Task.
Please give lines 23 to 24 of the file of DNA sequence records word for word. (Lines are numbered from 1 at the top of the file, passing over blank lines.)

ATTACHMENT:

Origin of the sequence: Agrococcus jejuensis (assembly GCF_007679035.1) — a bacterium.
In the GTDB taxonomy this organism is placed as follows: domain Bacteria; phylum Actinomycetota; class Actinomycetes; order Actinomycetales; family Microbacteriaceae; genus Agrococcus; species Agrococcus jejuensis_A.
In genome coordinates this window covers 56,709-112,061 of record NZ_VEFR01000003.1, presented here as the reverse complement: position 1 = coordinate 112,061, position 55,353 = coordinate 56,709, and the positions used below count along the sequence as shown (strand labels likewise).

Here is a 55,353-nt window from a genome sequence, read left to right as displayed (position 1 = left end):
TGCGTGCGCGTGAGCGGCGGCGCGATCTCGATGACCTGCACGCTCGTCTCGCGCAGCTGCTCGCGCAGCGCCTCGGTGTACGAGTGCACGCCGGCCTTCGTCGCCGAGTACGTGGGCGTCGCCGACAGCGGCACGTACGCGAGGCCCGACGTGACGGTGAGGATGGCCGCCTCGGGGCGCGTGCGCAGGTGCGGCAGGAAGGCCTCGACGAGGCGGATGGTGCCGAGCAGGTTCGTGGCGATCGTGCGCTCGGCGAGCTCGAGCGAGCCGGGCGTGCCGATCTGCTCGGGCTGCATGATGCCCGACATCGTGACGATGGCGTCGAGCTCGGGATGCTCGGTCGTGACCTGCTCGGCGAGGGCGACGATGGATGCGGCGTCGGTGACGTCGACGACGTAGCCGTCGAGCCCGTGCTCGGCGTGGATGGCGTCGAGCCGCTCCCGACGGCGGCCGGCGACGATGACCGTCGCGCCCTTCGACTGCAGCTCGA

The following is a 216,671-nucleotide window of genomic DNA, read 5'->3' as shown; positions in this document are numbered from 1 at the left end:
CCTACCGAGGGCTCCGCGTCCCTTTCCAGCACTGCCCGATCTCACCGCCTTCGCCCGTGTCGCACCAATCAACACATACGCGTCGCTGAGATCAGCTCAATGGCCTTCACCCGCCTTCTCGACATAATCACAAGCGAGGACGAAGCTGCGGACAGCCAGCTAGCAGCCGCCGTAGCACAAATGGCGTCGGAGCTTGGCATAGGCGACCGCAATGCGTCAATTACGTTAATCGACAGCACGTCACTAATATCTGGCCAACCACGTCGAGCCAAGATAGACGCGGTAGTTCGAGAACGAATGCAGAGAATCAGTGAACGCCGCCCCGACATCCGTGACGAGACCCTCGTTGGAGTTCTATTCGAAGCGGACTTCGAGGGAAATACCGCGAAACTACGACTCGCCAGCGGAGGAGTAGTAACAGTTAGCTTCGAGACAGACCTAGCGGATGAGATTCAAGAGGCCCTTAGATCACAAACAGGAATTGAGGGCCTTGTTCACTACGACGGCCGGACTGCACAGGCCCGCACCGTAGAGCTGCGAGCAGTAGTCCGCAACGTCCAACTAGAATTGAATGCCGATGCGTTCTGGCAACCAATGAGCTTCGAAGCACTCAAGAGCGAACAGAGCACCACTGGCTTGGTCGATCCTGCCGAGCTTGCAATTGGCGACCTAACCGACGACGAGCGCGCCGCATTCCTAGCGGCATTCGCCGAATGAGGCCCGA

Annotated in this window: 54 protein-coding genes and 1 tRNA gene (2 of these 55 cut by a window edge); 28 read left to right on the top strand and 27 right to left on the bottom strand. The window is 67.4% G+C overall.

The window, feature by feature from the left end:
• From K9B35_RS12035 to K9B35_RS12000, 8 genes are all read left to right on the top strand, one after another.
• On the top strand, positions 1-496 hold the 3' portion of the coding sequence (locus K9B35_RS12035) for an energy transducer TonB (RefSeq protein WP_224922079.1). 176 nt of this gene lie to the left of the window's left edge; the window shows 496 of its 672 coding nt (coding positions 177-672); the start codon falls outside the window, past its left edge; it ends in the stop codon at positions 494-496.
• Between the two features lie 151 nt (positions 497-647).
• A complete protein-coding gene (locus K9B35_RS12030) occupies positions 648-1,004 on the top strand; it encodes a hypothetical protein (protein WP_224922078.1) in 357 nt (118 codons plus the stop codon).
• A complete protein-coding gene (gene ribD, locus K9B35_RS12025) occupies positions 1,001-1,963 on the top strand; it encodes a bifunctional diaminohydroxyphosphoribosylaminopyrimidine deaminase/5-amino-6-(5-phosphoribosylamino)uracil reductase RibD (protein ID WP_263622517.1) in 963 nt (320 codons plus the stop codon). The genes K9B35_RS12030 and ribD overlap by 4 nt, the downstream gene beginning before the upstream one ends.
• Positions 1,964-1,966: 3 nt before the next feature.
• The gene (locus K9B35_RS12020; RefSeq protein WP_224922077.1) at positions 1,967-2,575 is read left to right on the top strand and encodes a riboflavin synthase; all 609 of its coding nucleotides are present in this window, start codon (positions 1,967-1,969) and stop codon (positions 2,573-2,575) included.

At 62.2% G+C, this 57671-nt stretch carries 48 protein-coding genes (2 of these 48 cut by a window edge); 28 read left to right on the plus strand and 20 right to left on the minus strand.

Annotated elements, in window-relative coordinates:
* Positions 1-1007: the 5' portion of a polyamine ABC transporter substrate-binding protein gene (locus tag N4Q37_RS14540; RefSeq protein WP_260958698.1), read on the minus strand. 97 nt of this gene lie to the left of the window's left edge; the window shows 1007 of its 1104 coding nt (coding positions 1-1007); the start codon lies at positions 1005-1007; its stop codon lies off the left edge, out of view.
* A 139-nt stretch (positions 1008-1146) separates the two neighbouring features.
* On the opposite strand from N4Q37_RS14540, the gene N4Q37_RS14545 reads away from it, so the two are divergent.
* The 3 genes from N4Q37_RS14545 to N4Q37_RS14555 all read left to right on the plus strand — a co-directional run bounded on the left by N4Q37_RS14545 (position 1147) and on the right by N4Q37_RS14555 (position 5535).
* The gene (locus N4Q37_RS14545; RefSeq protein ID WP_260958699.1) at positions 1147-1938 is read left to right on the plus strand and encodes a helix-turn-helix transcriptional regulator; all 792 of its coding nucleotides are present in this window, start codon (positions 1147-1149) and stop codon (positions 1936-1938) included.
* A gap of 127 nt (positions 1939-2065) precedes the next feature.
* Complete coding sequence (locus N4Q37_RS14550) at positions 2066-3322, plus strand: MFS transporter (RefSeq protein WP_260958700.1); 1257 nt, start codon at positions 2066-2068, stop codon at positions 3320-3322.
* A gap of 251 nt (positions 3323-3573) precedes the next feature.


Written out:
* The gene (locus N4Q37_RS14545; RefSeq protein ID WP_260958699.1) at positions 1147-1938 is read left to right on the plus strand and encodes a helix-turn-helix transcriptional regulator; all 792 of its coding nucleotides are present in this window, start codon (positions 1147-1149) and stop codon (positions 1936-1938) included.
* A gap of 127 nt (positions 1939-2065) precedes the next feature.